Watched/Read/Listened – End of June 2017

From mid-June to mid-July, my commute goes from 25+ minutes each way to about 7 minutes each way because of a lovely blessing I like to call The Magic House, where I housesit every summer. It’s a good thing for me for many reasons, including the wonderful little deck where I can spend hours reading & watching clouds go by. In fact, I’m sitting on the deck right now as I write, watching the sun drift down and enjoying the cool of the evening, surrounded by lovely potted flowers.

The only downside from this is that I spend a lot less time in the car, and therefore a lot less time listening to podcasts. Thus, my “listening” section of W/R/L is really condensed (if not gone completely). Still, there’s a bit to report in the Watched and Read sections, so I’ll share a bit of that from the final two weeks of June.


Riverdale.  This show was on my “maybe check out” from this past TV season, but I never managed to put the premiere on the DVR. What made me check it out finally? It was on Netflix on a night I needed some brain candy, and the next thing I knew I had watched three episodes, and very nearly went for the fourth until I realized how late it was AND that I really wanted my wife to try it. That was Tuesday night. We’d finished the whole thing by the following Monday. (It helped that the weather wasn’t super great that weekend.)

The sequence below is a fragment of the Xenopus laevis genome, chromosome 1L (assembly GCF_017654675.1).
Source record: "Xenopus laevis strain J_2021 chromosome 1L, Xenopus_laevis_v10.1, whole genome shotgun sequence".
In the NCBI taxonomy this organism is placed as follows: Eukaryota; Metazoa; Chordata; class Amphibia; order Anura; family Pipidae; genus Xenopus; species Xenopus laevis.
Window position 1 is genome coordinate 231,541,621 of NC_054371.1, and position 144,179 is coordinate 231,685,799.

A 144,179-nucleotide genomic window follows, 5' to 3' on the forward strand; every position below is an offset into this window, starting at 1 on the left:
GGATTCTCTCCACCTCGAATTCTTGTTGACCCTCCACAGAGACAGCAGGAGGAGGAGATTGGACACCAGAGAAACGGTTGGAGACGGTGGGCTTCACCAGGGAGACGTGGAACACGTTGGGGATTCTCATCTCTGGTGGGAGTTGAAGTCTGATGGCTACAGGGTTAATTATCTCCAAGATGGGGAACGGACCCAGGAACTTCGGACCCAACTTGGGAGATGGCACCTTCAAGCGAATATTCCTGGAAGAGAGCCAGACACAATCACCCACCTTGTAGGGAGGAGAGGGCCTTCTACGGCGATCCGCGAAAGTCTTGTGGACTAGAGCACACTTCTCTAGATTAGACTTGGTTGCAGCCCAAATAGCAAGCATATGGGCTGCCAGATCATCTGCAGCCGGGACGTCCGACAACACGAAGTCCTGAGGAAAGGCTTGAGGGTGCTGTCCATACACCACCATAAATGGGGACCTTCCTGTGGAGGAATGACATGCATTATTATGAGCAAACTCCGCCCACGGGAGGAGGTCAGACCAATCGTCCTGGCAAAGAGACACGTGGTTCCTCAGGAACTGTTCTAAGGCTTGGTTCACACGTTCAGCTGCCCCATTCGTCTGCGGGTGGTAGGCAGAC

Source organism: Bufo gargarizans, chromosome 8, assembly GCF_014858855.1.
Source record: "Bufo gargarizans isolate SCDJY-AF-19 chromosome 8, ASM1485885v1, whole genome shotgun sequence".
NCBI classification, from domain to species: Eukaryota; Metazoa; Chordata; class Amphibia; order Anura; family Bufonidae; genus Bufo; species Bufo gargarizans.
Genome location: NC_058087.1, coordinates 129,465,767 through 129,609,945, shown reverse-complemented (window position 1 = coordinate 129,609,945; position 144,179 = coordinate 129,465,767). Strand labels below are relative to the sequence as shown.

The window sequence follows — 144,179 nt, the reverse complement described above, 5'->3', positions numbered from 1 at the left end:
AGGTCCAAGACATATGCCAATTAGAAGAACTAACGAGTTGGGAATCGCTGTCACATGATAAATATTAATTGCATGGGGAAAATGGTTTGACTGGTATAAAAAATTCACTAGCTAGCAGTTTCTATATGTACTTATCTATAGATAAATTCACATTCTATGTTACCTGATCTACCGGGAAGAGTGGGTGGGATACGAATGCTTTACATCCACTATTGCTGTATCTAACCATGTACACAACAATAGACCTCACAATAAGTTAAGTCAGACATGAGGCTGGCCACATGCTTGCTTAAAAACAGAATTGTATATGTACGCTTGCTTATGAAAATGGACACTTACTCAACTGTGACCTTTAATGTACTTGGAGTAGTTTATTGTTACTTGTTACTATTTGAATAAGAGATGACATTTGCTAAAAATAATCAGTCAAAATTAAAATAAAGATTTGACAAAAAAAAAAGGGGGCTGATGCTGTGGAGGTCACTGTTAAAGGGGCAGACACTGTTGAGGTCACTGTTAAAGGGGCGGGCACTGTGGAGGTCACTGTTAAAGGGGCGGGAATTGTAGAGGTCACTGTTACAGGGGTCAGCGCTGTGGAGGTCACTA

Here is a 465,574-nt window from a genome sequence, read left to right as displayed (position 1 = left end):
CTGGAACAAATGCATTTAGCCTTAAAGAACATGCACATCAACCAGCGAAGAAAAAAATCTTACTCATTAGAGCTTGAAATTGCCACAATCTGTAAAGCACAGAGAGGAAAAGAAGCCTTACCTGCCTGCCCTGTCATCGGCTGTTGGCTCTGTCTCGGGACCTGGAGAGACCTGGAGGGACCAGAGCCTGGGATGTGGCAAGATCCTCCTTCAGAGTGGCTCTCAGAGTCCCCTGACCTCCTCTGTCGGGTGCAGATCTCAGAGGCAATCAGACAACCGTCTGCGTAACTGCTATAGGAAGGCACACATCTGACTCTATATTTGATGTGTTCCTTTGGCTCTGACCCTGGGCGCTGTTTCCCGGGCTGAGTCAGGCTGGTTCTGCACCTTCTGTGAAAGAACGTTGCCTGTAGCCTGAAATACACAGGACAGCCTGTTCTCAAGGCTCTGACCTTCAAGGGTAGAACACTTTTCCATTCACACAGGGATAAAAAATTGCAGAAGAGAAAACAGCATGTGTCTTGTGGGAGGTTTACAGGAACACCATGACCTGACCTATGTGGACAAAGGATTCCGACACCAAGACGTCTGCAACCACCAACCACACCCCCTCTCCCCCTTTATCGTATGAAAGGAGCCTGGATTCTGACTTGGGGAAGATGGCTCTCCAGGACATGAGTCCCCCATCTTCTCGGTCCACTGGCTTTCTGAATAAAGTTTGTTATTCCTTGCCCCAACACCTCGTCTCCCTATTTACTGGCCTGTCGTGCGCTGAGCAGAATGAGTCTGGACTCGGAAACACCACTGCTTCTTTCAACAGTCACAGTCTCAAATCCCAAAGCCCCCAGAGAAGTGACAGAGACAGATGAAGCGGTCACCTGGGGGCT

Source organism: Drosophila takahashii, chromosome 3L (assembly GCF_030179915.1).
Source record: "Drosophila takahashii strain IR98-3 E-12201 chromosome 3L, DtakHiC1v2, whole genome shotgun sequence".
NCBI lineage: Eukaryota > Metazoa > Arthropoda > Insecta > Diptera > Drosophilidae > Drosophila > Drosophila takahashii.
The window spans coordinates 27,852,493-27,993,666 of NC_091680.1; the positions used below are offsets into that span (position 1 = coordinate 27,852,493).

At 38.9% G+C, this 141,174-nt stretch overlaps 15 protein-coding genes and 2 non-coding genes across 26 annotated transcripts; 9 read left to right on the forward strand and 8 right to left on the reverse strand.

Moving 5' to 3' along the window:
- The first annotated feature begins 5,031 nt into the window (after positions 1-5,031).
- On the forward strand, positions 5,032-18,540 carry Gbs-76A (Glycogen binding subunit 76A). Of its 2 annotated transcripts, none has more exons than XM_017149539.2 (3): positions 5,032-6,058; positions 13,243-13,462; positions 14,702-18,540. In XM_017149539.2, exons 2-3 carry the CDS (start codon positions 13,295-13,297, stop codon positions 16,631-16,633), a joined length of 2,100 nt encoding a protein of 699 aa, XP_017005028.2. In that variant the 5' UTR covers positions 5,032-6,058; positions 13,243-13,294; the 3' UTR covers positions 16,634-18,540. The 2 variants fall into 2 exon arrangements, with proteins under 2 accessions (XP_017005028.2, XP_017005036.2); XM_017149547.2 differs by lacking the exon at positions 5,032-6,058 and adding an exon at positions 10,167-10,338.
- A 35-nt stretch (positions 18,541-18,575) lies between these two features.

Why do I like it? My friend asked me the other day, and it’s hard to articulate exactly what it is – as my friend Richard says, it’s not like the acting is spectacular or the plots are mind-blowing (some of the plotlines very disappointingly dropped the ball.) Honestly, I think it’s simply that it’s excellent brain candy that tantalizes with a few intriguing plot twists, some slow character development and Cole Sprouse.

House of Cards. 5 seasons of House of Cards, lots of buzz about it, and I had never checked it out. But my brother-in-law loves it, so we thought we’d give it a try. We’ve finished nine episodes of Season 1. I’m enjoying it, but it’s so dark & twisty that it’s hard to bingewatch it without getting down (which was my fear and why I never watched it.) Still, I think the acting is phenomenal and the plotlines are fantastic, so I know I’ll go back to it.

Harry Potter Weekend. Because it doesn’t matter how many times I’ve seen the films or that I own most of them, I will still watch them on Freeform, even though they are just a vehicle for commercials for various Freeform premieres.